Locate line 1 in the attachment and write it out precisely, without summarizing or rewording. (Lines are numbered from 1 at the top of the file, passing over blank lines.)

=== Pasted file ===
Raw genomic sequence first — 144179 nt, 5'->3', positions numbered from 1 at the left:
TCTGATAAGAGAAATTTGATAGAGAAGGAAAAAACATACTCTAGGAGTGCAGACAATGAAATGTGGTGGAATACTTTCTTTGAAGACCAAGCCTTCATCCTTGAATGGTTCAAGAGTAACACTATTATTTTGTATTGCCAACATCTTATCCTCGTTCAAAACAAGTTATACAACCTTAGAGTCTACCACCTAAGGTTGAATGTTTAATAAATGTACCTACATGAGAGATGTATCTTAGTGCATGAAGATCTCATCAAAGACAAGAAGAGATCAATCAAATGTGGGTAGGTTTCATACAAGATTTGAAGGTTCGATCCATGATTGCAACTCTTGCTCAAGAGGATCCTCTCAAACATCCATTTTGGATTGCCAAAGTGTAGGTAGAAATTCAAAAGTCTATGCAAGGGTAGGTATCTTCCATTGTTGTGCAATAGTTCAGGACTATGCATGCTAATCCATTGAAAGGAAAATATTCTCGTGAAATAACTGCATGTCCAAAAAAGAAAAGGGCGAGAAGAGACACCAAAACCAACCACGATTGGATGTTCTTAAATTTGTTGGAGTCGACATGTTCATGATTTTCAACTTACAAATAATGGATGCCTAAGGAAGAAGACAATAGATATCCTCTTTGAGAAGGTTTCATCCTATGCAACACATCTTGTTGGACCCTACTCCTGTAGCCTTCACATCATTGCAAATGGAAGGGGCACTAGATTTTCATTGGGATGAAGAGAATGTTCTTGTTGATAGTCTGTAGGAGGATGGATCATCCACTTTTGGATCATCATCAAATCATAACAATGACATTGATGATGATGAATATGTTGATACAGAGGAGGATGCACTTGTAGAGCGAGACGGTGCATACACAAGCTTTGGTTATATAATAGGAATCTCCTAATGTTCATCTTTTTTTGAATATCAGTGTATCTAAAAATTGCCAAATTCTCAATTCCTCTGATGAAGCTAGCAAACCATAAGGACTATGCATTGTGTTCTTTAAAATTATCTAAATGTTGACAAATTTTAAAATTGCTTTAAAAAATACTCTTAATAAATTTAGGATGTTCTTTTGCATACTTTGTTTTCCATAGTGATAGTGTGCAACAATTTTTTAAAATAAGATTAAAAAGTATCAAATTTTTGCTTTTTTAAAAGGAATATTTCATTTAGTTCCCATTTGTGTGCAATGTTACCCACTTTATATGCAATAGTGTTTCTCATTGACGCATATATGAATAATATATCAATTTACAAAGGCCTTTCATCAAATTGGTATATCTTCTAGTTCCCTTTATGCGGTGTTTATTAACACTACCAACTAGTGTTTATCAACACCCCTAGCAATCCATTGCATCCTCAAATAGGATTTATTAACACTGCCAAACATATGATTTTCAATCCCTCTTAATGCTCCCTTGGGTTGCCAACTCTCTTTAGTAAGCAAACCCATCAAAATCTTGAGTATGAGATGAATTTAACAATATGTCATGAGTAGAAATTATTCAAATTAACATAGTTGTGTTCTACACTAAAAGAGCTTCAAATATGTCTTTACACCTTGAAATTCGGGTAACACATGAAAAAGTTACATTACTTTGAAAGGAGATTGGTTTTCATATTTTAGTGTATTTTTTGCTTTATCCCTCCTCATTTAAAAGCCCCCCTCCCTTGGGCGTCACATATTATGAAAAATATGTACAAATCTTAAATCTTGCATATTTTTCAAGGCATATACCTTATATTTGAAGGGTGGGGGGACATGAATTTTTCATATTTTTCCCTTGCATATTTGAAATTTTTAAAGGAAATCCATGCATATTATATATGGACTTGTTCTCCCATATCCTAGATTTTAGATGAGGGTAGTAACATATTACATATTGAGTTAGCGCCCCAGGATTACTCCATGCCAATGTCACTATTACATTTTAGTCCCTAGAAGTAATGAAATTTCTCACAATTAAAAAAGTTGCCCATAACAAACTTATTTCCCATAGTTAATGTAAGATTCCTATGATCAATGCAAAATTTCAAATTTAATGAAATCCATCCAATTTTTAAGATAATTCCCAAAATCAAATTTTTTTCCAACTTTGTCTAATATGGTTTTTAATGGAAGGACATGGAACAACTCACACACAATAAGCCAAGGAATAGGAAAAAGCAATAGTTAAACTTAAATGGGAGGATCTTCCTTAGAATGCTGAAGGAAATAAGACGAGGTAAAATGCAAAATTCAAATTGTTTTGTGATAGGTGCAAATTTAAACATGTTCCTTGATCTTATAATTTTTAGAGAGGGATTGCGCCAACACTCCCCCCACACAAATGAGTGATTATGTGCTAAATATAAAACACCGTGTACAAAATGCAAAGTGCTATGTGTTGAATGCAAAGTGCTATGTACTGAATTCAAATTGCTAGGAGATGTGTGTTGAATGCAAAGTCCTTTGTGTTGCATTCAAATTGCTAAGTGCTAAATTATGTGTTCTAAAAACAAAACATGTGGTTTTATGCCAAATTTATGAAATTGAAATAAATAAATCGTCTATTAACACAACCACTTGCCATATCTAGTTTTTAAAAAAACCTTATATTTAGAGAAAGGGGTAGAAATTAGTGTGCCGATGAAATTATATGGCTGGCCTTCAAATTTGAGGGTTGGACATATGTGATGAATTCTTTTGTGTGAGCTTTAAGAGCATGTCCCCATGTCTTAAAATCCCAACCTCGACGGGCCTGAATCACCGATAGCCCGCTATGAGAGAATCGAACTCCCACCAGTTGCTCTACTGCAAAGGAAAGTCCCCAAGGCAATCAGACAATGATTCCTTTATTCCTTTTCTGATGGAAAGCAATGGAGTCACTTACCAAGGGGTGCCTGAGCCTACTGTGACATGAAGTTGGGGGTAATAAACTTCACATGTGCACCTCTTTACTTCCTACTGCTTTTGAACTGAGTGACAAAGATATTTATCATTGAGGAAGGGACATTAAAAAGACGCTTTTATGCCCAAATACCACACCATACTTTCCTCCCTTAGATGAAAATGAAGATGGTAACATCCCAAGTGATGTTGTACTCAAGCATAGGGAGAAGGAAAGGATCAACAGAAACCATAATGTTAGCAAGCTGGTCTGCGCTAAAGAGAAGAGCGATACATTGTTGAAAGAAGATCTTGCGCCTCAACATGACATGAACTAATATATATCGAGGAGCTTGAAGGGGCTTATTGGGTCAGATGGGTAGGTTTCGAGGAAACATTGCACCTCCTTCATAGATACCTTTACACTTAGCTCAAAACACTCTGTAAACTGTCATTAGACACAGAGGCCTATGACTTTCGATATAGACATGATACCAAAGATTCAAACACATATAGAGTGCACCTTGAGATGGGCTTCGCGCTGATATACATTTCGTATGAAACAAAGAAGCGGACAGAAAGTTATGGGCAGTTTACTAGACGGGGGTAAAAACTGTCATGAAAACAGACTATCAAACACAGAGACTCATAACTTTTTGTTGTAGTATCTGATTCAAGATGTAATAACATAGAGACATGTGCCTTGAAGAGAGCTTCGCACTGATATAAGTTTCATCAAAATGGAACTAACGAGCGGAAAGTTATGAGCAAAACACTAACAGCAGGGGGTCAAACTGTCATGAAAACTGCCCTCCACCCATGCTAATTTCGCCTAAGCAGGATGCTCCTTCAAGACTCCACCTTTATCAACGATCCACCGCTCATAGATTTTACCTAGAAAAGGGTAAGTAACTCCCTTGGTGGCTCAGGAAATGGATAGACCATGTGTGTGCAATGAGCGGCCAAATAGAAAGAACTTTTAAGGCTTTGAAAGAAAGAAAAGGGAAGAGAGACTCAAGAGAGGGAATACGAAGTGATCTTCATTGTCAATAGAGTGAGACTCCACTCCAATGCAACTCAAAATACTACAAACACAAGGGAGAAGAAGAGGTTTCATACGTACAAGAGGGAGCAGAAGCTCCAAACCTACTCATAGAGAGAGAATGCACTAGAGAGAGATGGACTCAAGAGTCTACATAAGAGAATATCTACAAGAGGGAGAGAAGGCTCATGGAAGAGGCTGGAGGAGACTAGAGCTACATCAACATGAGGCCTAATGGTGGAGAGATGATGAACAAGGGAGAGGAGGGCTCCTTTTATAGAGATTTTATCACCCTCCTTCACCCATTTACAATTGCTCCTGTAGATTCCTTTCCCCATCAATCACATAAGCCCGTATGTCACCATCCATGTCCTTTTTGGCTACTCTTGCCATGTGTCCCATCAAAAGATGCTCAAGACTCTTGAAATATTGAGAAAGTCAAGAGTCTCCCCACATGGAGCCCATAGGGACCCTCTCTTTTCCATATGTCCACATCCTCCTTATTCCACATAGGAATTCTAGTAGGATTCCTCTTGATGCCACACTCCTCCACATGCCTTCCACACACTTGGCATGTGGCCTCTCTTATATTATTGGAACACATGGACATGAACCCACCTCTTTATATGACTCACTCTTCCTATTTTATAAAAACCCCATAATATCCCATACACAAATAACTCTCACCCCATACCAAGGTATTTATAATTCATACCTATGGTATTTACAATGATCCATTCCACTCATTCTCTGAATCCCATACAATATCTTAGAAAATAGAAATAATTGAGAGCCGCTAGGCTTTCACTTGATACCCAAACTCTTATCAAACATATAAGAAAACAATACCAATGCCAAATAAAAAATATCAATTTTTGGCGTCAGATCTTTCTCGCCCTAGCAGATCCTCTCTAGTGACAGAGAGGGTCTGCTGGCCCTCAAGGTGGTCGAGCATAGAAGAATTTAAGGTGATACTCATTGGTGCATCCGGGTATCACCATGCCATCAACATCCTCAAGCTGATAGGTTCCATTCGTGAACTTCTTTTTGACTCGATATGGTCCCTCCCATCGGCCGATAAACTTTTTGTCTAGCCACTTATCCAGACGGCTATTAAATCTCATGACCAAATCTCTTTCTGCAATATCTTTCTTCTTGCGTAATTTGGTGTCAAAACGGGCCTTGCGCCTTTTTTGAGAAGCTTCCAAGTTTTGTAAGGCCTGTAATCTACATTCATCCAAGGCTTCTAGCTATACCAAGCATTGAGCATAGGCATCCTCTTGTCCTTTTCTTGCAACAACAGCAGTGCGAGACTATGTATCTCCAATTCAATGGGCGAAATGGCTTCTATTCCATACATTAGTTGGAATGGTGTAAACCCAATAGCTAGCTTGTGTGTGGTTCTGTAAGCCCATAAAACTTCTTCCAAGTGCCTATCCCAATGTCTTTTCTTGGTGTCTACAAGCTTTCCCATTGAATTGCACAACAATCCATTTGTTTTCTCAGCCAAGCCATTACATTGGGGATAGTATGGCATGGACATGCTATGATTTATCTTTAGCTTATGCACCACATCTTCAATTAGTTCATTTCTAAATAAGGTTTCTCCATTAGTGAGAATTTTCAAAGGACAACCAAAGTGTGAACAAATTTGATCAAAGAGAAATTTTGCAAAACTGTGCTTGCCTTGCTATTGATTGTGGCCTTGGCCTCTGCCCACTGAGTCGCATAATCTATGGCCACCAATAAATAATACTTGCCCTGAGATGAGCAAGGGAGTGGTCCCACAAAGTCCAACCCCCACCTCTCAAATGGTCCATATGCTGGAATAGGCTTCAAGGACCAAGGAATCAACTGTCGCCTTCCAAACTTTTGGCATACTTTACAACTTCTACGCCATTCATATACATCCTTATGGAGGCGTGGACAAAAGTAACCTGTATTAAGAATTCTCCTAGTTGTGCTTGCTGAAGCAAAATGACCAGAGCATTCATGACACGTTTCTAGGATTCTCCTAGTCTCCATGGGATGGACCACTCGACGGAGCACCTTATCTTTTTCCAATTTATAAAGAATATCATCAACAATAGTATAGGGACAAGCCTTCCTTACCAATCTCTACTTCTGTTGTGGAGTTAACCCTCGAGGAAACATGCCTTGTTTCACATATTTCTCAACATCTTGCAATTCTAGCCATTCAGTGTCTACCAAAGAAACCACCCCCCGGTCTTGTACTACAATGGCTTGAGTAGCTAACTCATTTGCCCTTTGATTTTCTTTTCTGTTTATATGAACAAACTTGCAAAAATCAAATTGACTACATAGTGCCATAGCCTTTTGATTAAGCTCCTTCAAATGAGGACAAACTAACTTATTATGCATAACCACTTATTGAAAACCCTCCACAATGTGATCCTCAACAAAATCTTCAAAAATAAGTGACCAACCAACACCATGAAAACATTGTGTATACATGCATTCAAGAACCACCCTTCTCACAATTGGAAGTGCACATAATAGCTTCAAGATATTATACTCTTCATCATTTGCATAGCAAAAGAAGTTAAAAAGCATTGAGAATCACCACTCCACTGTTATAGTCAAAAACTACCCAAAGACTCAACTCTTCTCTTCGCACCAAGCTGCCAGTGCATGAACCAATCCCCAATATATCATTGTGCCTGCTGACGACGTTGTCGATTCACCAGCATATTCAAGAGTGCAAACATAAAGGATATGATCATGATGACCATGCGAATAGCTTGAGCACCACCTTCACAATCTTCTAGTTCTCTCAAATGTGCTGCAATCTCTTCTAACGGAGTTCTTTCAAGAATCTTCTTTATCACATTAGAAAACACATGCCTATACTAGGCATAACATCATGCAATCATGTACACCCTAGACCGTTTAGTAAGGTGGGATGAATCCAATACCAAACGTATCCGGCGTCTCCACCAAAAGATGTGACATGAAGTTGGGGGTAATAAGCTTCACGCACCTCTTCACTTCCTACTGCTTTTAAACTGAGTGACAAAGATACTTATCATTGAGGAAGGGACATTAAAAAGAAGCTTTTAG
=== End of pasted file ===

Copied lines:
Raw genomic sequence first — 144179 nt, 5'->3', positions numbered from 1 at the left: